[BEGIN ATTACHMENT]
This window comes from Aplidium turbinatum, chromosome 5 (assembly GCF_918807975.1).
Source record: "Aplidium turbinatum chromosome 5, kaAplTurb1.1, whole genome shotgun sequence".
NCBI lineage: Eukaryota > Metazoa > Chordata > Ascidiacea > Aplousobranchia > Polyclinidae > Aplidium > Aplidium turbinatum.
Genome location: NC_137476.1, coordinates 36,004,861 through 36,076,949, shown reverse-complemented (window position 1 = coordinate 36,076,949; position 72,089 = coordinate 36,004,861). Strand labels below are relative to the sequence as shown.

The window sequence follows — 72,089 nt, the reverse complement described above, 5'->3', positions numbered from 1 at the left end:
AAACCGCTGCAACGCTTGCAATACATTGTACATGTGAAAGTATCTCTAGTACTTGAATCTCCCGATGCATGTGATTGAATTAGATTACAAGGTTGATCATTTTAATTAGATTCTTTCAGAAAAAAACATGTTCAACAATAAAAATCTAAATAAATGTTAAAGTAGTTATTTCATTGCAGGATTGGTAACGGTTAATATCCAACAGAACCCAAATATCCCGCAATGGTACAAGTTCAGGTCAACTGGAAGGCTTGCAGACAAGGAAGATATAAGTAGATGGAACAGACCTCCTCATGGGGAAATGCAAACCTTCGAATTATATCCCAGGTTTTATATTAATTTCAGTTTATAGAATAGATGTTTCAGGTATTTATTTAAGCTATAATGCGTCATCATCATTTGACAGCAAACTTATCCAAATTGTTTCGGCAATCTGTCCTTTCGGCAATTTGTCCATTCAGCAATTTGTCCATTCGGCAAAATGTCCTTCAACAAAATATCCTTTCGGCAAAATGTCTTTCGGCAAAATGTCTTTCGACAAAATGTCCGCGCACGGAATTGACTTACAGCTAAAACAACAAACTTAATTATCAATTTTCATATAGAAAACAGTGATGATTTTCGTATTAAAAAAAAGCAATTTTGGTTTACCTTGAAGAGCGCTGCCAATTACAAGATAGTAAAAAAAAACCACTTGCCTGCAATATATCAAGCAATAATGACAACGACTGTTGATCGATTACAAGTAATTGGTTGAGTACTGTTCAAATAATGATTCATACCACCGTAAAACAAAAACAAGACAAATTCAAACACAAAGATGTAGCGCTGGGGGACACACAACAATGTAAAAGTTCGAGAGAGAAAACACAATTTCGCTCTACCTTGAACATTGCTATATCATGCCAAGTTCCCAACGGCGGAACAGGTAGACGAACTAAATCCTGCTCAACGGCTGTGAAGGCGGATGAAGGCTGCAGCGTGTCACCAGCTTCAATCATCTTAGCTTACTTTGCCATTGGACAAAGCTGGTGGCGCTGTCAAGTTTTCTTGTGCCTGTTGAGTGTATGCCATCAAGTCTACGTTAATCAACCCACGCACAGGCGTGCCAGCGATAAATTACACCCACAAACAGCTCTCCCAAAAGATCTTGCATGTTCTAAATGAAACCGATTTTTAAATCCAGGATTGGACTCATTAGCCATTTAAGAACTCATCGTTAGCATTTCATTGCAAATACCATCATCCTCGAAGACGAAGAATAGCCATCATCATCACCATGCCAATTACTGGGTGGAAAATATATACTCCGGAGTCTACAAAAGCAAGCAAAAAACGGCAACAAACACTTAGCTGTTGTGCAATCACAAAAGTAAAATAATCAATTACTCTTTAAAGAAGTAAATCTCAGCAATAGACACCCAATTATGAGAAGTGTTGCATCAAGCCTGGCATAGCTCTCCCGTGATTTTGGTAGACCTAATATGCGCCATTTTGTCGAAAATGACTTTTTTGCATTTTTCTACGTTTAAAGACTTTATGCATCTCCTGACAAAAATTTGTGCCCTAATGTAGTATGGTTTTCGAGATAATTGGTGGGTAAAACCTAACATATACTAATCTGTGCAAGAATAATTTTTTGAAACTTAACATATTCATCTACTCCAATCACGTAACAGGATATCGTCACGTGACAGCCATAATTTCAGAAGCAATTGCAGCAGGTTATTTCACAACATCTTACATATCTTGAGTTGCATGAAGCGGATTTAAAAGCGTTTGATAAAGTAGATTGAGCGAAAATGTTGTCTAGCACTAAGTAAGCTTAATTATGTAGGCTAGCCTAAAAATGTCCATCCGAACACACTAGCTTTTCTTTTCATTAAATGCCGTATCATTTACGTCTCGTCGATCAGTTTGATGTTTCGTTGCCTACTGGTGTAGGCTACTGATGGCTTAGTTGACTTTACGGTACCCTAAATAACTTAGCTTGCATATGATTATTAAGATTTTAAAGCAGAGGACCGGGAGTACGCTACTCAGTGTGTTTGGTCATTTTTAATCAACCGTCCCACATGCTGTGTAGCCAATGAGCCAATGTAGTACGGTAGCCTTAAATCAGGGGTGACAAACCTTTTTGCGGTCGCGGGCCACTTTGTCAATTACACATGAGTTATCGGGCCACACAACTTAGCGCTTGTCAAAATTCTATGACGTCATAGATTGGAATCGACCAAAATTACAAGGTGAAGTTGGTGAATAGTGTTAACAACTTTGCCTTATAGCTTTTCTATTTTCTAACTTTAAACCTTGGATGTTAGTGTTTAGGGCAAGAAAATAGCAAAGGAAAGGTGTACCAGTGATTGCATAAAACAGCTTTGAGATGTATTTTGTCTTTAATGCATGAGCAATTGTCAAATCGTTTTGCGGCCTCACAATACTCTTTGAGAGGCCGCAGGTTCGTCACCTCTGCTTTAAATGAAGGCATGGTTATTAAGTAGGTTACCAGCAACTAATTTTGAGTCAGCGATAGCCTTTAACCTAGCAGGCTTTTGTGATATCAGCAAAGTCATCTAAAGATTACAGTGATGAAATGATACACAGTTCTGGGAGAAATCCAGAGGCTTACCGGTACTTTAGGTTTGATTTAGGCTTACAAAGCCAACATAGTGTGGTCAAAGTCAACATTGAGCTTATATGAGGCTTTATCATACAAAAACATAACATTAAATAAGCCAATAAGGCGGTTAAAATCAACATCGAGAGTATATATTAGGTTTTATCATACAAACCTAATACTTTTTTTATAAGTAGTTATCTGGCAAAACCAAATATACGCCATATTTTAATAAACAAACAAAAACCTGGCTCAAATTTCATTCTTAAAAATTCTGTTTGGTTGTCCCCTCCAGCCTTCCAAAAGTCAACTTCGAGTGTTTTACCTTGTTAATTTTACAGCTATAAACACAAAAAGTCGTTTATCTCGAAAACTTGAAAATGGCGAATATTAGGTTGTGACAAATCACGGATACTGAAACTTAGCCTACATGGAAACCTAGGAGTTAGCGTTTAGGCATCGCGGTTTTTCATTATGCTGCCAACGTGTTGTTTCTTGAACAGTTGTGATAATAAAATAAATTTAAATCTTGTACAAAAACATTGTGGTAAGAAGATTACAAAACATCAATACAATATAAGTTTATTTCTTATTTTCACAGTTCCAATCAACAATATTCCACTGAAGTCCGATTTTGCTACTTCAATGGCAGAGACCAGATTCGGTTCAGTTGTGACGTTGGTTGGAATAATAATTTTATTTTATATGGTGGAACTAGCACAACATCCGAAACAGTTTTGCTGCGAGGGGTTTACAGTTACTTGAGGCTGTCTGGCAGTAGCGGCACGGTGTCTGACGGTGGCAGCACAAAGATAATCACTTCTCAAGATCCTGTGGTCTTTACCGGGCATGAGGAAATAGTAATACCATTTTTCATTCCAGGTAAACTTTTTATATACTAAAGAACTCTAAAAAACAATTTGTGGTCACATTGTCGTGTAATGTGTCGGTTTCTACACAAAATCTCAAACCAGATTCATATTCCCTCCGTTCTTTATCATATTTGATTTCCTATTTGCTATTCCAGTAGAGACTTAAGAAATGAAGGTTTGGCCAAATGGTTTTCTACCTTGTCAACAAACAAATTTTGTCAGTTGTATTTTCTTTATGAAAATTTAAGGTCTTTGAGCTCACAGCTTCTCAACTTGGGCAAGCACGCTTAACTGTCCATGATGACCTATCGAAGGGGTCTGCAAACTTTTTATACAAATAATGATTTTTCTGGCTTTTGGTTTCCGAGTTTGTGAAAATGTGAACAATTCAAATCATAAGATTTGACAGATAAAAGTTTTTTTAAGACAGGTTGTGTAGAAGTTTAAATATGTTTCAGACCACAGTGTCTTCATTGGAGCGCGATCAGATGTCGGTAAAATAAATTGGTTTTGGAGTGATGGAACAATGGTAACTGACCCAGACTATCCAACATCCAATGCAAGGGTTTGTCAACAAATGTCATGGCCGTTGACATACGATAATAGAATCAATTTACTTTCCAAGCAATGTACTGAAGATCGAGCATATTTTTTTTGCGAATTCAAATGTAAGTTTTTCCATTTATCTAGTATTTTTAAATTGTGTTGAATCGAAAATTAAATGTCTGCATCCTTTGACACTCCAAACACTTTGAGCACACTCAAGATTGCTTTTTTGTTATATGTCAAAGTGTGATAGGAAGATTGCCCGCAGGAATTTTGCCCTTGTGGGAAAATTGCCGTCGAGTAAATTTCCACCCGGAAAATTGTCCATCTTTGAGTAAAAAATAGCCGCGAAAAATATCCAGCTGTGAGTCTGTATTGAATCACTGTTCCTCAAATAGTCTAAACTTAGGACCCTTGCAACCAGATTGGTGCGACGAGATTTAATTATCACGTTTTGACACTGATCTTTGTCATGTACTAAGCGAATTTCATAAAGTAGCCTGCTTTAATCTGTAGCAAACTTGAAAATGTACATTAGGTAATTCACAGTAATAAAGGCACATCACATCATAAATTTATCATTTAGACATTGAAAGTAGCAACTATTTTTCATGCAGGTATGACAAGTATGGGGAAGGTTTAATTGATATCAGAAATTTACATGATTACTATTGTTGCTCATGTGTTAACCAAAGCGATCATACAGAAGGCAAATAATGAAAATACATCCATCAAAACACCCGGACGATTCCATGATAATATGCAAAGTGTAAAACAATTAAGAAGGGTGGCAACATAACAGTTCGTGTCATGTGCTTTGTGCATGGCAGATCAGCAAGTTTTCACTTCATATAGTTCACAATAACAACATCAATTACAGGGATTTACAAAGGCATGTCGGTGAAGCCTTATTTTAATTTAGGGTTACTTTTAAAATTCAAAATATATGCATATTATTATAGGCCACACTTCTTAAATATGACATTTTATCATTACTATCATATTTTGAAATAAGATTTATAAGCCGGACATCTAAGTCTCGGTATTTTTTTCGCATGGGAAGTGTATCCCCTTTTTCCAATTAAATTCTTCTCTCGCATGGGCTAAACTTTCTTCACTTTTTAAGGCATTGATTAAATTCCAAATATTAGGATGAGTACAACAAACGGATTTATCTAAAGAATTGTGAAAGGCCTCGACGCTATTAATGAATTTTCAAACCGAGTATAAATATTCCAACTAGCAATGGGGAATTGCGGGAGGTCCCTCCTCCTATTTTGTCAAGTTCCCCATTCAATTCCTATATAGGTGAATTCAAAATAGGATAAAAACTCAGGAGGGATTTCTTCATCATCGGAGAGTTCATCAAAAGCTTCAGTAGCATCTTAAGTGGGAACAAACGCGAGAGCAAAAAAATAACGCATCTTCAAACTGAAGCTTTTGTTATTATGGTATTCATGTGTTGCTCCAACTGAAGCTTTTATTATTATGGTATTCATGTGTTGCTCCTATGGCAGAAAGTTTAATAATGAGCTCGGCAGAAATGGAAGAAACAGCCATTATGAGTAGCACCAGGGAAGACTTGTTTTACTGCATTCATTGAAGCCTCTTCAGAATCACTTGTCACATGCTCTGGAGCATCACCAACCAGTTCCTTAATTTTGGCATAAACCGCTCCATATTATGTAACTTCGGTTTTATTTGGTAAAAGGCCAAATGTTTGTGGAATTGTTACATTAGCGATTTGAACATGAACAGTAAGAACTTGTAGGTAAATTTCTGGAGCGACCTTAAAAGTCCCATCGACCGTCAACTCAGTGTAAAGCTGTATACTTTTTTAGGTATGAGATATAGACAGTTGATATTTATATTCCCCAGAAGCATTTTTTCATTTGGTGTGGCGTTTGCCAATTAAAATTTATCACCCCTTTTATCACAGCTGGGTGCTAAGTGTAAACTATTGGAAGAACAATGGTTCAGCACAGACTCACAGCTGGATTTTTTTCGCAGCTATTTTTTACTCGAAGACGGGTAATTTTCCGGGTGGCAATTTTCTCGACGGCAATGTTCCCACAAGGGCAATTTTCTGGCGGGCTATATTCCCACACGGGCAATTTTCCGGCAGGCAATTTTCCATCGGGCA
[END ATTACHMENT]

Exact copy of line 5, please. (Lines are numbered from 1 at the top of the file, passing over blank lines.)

The window sequence follows — 72,089 nt, the reverse complement described above, 5'->3', positions numbered from 1 at the left end: